Early on there’s an image of you on the doorstep in Newcastle during the 2019 general election, an image which still generates a bit of a trauma response from me. For me, that result was both shocking but also something I really recognised. That nativism and conservatism in the result, that’s something I have always recognised in the North. Some of the first things that got me thinking politically when I was in my early teens was the racism in places like where I’m from, around Blackburn, the Ribble Valley and East Lancashire, that seemed everywhere. The 2019 result seems to really linger throughout the whole book.


The book is written partly to and for my tribe, which I guess is millennial leftists like yourself. For all that I’m slightly apprehensive when certain elder readers read it that they won’t get it, or they might be anti-Corbyn. Part of the motivation for the memoir element in the book is that you have to be sincere about where you’re coming from. If you’re not, you’re opening yourself up to allegations that you’ve just emerged from a mine in the North or whatever. 

You have to tell your story—not in an individualistic way, but to communicate where you’ve come from. That was my most recent experience and I was trying to tell that story, partly in the hope that lots of readers in the book would recognise that experience. It was a trauma, it’s a trauma we’re still living through on the Left and we haven’t really emerged from it a few years later. We’re still trying to work out how to move on from it. Obviously, the shutting down of the Corbyn project is still ongoing and is likely to linger on, perhaps for decades. 

I think you’re right about this sense of 2019, showing up through those doorstep conversations a kind of engrained conservatism in the North. One of the defining things about the North is that the terrain is very mixed, you can be in a major city and very quickly you can be in the Pennines. It’s rural areas, ex-urban areas, areas on the edge of major urban areas. In a sense, those rural and ex-urban areas have kind of returned back to nature and to a kind of conservatism and small-mindedness that was, to an extent, once counteracted in the days of unionised industrial communities and that culture.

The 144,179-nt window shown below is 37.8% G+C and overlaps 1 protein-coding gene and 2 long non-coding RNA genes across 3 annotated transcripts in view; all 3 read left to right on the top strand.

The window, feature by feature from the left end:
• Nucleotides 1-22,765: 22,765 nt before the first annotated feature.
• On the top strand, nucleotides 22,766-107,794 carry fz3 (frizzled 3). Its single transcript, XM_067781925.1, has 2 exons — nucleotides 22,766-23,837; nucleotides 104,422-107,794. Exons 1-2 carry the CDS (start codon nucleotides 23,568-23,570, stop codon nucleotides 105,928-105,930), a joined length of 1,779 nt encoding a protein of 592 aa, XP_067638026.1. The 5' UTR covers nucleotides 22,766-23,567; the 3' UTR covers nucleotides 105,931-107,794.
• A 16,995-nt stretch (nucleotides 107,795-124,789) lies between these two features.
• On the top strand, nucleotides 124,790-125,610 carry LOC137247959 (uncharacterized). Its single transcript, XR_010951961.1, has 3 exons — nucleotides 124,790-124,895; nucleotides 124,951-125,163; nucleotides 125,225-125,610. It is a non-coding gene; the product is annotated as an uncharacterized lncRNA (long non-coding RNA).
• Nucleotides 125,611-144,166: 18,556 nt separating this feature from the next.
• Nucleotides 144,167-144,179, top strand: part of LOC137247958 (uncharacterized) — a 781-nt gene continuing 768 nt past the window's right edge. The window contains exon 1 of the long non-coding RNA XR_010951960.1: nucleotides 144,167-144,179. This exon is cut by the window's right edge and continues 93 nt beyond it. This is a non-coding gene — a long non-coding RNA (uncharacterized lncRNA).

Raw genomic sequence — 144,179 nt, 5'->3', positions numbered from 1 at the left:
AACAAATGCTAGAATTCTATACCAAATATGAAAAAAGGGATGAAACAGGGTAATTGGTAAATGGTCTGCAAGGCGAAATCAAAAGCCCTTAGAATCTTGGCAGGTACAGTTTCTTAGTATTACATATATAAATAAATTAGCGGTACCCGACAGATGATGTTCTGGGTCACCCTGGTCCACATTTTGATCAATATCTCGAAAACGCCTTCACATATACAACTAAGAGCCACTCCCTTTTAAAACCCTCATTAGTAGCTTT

The slightly wilful vision of the NWRA is that underneath all that conservatism, there’s a kind of radical essence or an essential radicalism and belief that, even amongst conservatives, and even behind the fall of the ‘Red Wall’, there was a radicalism behind that and a sense that the way the country is not how it should be, and that we want things to be different going into the future. Broadly speaking, that is something that defines the North and Northern culture. 


That’s something, too, that links the cultural examples that you explore throughout the book, I wonder what your criteria was for what did and did not fit that vision.


These are things that have meant a lot to me, and hopefully by extension to people of a similar background. It was about grabbing the things that were to hand. I hope they’re all examples of people that have dreamed about a better future for the North, and in lots of cases those dreams have failed – sometimes quite emphatically and tragically. Unfortunately, most of the narratives do fail and that’s one of the reasons for writing it.